Walk The Moon lands at Legends
Walk The Moon is an alt-pop band on the rise.
The Ohio-based quartet found itself playing before a house of music industry professionals in New York City a couple of years ago, which led to a signing on the RCA Records label and performing on national TV shows, like “Late Night with Jimmy Fallon” and “The Late Show with David Letterman.”
Now, with a new EP released earlier this week, called “The Tightrope,” a follow-up to their self-titled album that came out last year, Walk The Moon comes to Appalachian State University’s Legends Music Hall for a show on Wednesday, Jan. 30.
The doors open at 8 p.m., and tickets are $13 in advance for ASU students and $17 general admission and the day of the show. The BYOB limit is six bottles with an ID.
While there have been a few labels attached to the sound of Walk The Moon, they can best be described as “fun music for not-so-fun times.”
As a result of the group’s upbeat approach, its hit song, “Anna Sun,” charted worldwide. The band features lead singer, songwriter and keyboardist Nicholas Petricca, bassist Kevin Ray, Sean Waugaman and guitarist Eli Maiman.
“I think it is all about the energy,” Ray said about Walk The Moon’s concerts. “We’ve always wanted our shows to be a place where you can walk in and leave all of your negative energy at the door, not worrying about being too cool to move around and get crazy. I think that approach has helped us to remain an energetic band.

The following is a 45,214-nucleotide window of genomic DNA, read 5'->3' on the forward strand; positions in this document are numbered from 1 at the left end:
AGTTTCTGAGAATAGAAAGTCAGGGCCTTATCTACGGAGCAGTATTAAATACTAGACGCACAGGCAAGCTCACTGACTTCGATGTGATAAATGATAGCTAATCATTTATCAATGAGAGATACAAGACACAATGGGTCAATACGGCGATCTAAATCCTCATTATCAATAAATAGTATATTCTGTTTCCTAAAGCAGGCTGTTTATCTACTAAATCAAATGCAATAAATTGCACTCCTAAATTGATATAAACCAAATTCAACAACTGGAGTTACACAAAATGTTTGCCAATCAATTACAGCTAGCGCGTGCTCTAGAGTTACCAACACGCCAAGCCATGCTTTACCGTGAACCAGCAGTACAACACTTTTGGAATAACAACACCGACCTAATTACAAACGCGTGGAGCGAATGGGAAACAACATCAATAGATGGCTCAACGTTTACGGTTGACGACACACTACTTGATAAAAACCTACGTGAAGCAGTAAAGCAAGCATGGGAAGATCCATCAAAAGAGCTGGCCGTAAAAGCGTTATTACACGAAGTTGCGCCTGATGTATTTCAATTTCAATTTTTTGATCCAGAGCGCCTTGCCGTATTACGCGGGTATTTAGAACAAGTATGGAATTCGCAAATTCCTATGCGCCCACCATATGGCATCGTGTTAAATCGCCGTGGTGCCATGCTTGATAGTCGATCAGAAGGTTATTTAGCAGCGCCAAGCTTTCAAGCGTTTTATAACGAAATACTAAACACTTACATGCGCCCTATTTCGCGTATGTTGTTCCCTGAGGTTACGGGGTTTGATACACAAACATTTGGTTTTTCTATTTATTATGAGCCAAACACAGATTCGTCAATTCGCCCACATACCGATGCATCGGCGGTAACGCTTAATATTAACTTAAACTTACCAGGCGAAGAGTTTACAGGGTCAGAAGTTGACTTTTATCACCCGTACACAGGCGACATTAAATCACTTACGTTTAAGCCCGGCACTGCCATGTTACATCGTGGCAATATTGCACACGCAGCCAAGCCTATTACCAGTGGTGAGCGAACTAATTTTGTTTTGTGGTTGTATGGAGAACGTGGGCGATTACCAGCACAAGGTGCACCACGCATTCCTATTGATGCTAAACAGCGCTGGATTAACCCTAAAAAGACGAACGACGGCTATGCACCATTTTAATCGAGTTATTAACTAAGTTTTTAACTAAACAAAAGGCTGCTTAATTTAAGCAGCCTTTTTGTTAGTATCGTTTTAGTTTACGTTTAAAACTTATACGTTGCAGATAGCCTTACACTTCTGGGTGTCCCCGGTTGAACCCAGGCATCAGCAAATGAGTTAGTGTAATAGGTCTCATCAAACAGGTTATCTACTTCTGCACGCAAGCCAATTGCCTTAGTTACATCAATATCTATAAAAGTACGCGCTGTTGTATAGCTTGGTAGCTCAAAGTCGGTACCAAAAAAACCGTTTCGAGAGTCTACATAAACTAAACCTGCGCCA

“When we were playing small, little bars where nobody knew us, we had to be real energetic to keep people interested. And I like that it has carried over into now, as we are still as energetic – if not more – than we ever were. Sometimes, bands get less energetic as they get more well known, feeling like they might not have to try as hard. We feel like every audience is a new challenge and a new opportunity to get people to move around and have a unique experience that they may have never had before.”
Walk The Moon comes out of the fertile ground that is the current Cincinnati, Ohio, music scene. Groups, such as the Afghan Wigs, the Heartless Bastards, Wussy, Over The Rhine, Buffalo Killers, The National, the Dallas Moore Band and funk legend Bootsy Collins, all have roots in the Queen City.
“Cincinnati is amazing,” Ray said. “It is really a unique gem of a scene. Within the last 10 years or so, Cincinnati has experienced a renaissance in all arts, from fashion to graphic arts to music, design and theater. There are a lot of small clubs there that support the local scene. I think the best thing about the Cincinnati scene is that the bands all support each other, where in a lot of markets, bands are fighting for that attention and getting that spot above every other band.
“In Cincinnati, they come to each other’s shows, and they want to see each other do well, because they want to see the scene survive. Cincinnati is kind of out of the way of the typical touring routes, so the city relies on its local music scene to keep it going and to get people from out of town interested. We still go to shows when we’re back home, and we still get excited about what local Cincy bands are doing.”
For more information on Walk The Moon, visit http://www.walkthemoonband.com.